History of Air Detection in IV Therapy
Electronic infusion devices were first introduced in the late 1960’s. At that time, the only available safety product to potentially prevent air from being infused was a 0.2 micron particulate filter. However, these were not widely used as there were major issues with air block and potential for occlusion and tubing rupture as pumps at that time could generate 100 psi or greater pressure. Addition of an electronic “eye” to detect drops falling in the drip chamber was a safety advance enabling clinicians to know when the infusion source was empty and likely to start infusing air. The primary use of the electronic eye was to control the infusion rate. Initial devices were programmed to “count” drops/minute just as clinicians do to convert to mL/hour.
In the mid 1970’s, the first infusion pump with an optical air detector was introduced. The IV tubing downstream of the pumping cassette was threaded into the detector. Nurses left a small loop of tubing above the detector and would typically pull the tubing while it was still in the detector to move the air from the detector. Small amounts of air were then trapped at the top of the pumping cassette. These optical detectors were limited in use to clear fluids and were problematic in other ways. For example, the detectors could be contaminated by fluid spills. It was also not possible to start or restart the pump if air was present or if the tubing was not installed in the detector.
With the addition of ultrasonic sensors, features were eventually added to some pumps such as the ability to set air detection levels. Typical settings are 50, 100 and 250 microliters. How the size detection limit was originally determined is unknown and was likely based more on the capability of the detection system than any scientifically-validated assessment of what has the potential to cause harm.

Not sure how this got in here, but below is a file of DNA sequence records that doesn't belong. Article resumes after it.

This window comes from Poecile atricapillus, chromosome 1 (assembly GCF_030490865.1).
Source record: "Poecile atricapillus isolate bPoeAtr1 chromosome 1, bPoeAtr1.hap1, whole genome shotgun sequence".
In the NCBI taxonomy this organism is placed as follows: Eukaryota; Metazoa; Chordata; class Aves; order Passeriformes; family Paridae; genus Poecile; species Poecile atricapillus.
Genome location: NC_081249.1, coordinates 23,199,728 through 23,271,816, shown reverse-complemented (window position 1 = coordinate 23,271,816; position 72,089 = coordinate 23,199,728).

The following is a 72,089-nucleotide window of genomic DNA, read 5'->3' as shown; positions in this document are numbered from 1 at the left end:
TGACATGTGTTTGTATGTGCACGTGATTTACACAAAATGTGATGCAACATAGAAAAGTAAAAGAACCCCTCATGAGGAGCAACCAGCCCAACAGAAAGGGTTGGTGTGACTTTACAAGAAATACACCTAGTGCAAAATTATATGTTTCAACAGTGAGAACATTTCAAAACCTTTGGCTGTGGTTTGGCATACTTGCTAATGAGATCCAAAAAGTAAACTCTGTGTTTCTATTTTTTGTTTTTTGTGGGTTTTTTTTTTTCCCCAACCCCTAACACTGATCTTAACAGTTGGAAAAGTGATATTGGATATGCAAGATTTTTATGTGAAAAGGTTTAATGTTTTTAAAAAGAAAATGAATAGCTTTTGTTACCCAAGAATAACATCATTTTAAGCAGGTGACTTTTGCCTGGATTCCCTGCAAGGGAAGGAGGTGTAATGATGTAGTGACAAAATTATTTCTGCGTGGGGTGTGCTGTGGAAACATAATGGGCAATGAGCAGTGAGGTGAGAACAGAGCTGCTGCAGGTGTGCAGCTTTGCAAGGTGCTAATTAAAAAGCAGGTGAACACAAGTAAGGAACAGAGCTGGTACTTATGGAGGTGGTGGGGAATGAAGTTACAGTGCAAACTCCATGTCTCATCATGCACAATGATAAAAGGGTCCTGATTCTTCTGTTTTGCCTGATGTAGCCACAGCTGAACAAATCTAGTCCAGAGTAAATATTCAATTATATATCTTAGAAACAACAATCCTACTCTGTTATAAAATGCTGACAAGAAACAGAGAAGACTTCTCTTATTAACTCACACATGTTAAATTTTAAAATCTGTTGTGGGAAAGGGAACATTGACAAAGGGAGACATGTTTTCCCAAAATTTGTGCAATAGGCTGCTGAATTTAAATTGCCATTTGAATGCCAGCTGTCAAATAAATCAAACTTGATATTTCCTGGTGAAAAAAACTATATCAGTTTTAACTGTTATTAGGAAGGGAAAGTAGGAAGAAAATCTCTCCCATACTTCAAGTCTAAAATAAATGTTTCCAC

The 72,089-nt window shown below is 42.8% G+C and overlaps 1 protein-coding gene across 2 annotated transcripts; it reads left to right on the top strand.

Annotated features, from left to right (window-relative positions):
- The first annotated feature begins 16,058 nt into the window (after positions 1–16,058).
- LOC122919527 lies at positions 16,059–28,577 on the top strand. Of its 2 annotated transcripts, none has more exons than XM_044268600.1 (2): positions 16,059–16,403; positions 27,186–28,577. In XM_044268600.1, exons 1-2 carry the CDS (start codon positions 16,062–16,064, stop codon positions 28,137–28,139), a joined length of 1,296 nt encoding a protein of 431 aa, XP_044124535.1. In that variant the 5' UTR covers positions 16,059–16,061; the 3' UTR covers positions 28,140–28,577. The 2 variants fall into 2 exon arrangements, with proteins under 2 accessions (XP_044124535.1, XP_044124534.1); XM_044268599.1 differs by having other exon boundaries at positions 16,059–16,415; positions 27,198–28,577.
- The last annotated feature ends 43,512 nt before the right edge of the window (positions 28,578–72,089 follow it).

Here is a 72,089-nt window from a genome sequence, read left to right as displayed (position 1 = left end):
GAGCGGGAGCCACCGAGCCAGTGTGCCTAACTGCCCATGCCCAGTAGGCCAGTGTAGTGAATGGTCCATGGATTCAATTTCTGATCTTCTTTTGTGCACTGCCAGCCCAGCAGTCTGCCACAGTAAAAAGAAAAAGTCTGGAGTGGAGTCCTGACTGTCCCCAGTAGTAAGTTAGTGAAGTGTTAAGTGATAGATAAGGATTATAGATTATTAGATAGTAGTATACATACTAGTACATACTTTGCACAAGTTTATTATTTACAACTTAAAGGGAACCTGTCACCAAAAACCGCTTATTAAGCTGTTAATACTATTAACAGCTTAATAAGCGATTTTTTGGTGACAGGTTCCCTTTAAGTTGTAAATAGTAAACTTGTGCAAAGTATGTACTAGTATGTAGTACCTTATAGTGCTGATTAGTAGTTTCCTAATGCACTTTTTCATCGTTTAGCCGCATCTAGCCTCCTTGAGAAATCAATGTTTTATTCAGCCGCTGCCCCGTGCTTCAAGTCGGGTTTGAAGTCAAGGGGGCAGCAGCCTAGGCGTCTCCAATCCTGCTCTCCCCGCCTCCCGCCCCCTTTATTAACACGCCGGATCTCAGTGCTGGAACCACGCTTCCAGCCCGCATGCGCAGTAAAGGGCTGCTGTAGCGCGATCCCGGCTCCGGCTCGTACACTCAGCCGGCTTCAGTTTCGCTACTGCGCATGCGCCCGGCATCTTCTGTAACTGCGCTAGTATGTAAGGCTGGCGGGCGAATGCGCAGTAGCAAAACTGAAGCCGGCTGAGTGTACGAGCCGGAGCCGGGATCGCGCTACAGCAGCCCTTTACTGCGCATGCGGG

In cases where it was widely known and acknowledged that tolerance of air in line should be zero, final filters with air venting capability could be added. Since the pumps could not determine if a filter was being used and single air mass detection (if present on the device) cannot be turned off; the alarms remained active even when filters were in use. Filters are generally placed below the infusion pump as placing them above the pump is problematic for several reasons. Pulling fluids through a filter, especially at high flow rates can cause significant inaccuracy as well as upstream occlusion alarms. Given the limitations of filters – incompatibility with many meds and fluids, air vent weeping when used with very low surface tension fluids, severe restriction of flow rates and siphoning and/or bolusing depending on the position of the filter in relationship to the level of the patient – the use of filters has largely fallen out of favor except with nutrition lines.
None of the infusion pumps currently marketed have the ability to actively remove the air, only to detect and alarm. Detection without active remove has many shortcomings. Any alarm during an infusion stops the infusion, so life support and critical medication delivery are interrupted. No infusion pump has been marketed to alarm for air but continue infusion for some predetermined period to advance the air to a visible point. Air removal from these devices typically requires stopping the pump, opening the door, removing the tubing, manually aspirating the air and resetting the pump. Requiring a significant amount of time and effort. (https://youtu.be/FmK8BBMXgcM). As a consequence, air masses may end up being ignored and ultimately enter the patient.